“Even if techniques could effectively adjust for the effect of stroke severity on mortality, there are other factors that have a significant impact on early stroke mortality that may be difficult to account for,” said Adam Kelly, MD, assistant professor of neurology at the University of Rochester Medical Center in New York. For example, there is considerable variation in the use of do-not-resuscitate orders and the utilization of life-sustaining interventions such as gastrostomy tube placement, tracheostomy, and decompressive hemicraniectomy following stroke, he said.
Patients may have advanced directives or strong preferences about the intensity of care that they want in the setting of a severe stroke; the use (or non-use) of higher intensity interventions is likely to impact 30-day stroke mortality, Dr. Kelly explained. Unfortunately, these preferences are not typically included in the large administrative databases from which risk-adjusted mortality rates are generated.
“If a patient with a severe stroke has clearly defined wishes to avoid mechanical ventilation or artificial hydration and nutrition, then these directives need to be followed even if mortality is the outcome,” Dr. Kelly said. “Medical care in this setting can still be evidence-based but should also be preference-sensitive and patient-centered.”
WHY SEVERITY IS LEFT OUT
In general, CMS uses quality measures that have been endorsed by the National Quality Forum (NQF), but the stroke measures are an exception.
The NQF's neurology steering committee initially voted to endorse both measures but, after receiving considerable feedback during the public comment period, the committee rejected the readmission measure and issued an 11–11 tie on whether to approve the mortality measure. Another public comment period ensued, but the committee opted not to re-vote the readmission measure, and CMS withdrew the mortality measure from consideration before the committee met.
In issuing its final rule, CMS said it was unable to find other feasible and practical measures for stroke, which is why it proceeded despite the concerns of the neurology community.
One problem is that obtaining a severity rating is not currently standard practice for all clinicians who see stroke patients. While stroke specialists use the National Institutes of Health Stroke Scale to measure severity, staff at community hospitals where most stroke patients initially go for treatment generally are not trained to use the scale.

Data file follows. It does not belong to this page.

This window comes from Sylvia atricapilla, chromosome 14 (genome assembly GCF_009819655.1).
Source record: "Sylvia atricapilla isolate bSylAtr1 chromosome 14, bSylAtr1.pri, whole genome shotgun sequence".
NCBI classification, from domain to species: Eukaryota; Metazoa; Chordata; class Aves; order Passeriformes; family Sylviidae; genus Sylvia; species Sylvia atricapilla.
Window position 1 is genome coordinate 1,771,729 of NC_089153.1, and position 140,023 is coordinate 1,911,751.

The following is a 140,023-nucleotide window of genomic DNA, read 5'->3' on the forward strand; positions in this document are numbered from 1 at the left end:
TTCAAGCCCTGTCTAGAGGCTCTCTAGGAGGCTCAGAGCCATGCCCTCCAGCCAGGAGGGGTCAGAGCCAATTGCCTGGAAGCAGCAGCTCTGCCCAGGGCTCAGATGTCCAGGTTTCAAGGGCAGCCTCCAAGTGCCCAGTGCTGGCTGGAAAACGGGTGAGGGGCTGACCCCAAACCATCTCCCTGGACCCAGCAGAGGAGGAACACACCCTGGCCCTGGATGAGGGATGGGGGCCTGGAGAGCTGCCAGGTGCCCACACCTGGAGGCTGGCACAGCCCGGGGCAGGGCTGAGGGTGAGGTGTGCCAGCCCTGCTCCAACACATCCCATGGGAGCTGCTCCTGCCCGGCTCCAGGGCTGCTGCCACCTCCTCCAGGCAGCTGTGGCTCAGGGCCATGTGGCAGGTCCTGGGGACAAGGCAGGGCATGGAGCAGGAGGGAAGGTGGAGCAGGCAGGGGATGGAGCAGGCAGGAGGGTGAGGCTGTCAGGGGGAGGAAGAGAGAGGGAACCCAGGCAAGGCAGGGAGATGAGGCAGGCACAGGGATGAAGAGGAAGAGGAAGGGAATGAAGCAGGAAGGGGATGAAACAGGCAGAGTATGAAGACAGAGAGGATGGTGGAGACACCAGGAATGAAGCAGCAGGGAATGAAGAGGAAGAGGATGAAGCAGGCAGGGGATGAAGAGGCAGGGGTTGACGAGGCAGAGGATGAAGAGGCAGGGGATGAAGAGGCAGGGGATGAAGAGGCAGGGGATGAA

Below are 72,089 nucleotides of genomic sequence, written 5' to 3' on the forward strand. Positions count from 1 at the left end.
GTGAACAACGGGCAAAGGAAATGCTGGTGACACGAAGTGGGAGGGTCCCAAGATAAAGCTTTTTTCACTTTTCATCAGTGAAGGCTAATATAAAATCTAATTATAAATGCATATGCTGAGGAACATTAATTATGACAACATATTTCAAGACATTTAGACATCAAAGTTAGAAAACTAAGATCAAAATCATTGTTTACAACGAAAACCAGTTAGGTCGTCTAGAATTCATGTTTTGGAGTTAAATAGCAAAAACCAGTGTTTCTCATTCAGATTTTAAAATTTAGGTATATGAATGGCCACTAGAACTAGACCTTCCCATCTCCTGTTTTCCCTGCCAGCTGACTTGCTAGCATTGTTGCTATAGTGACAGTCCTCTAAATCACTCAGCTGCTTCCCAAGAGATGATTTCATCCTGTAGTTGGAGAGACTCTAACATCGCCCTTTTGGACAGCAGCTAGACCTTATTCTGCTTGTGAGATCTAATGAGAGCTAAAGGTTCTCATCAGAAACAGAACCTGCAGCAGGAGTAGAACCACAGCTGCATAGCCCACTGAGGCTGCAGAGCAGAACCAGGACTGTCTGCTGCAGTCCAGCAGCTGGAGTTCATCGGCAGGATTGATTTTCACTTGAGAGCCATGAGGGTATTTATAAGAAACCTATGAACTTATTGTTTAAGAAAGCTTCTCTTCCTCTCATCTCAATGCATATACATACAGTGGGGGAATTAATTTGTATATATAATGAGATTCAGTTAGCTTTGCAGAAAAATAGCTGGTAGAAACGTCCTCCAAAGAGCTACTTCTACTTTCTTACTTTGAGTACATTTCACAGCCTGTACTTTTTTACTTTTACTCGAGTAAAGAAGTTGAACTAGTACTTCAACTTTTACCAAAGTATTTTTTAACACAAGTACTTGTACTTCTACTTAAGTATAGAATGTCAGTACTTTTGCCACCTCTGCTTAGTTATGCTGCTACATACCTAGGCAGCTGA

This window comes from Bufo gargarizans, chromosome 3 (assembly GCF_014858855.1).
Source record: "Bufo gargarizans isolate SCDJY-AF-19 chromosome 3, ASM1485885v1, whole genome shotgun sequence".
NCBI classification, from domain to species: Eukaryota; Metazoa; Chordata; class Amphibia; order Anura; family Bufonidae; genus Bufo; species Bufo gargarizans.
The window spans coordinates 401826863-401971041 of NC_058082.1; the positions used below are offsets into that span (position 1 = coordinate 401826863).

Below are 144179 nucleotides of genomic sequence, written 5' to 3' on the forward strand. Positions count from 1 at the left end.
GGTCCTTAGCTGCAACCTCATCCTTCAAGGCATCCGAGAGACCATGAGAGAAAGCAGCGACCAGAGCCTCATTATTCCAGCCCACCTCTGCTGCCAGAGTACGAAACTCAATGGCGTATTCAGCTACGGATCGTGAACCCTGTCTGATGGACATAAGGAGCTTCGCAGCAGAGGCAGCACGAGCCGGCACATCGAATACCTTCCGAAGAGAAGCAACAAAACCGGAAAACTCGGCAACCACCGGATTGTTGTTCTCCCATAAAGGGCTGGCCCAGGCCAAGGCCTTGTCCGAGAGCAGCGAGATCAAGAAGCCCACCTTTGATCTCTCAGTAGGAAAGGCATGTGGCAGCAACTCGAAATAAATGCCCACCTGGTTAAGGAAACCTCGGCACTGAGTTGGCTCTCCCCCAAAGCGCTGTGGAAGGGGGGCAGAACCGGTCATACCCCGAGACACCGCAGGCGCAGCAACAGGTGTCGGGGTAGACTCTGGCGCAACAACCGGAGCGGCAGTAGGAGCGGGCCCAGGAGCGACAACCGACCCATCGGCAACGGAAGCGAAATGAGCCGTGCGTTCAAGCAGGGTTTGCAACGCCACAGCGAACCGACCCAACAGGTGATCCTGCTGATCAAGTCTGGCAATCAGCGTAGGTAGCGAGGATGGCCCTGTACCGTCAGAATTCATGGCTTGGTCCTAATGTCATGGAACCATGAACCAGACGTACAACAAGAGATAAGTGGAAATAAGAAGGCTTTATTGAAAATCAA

“Some people think it would be too difficult to require the NIH stroke scale to be used or that (clinicians who are not stroke specialists) couldn't learn it,” Dr. Rymer said. “I happen to disagree. We have been training nurses to use it for over a decade and they do it very well. But one of the contentions is that, if we can't get an accurate severity rating at the onset of the stroke, then how can we even talk about using that as a risk adjustment tool?”
Another factor in the CMS decision is its established protocol for measure development. The agency's risk-adjusted outcomes measures for myocardial infarction, pneumonia, and heart failure are based on hospital-level administrative data and do not include a severity indicator.
“They are using their usual approach, which has worked for these other diseases, and I think they believe it is fine to use in stroke,” Dr. Katzan said.
WHAT HAPPENS NOW
The stroke measures have moved beyond the proposal stage and were finalized in the CMS final rule for the Hospital Inpatient Prospective Payment System published in the Aug. 19 Federal Register (http://go.cms.gov/1a53Gav).
Despite that, Dr. Alberts thinks the measures may be refined to address neurologists' concerns.
“In the discussions we have had with them, they do seem to be open and receptive of the concept of doing some pilot testing with some type of stroke-severity measure included in the formula, which I think is a reasonable path forward,” he said.
Dr. Katzan said neurologists need to advance their argument in two ways: an analysis of the impact of not including stroke severity on risk adjustment for the two measures and the development of a process whereby stroke severity scores can be universally collected, regardless of the care setting.
“Maybe this battle didn't go the way the neurology community felt would be best, but there are many things we can do to provide more information and hopefully use to modify the score in the future,” she said.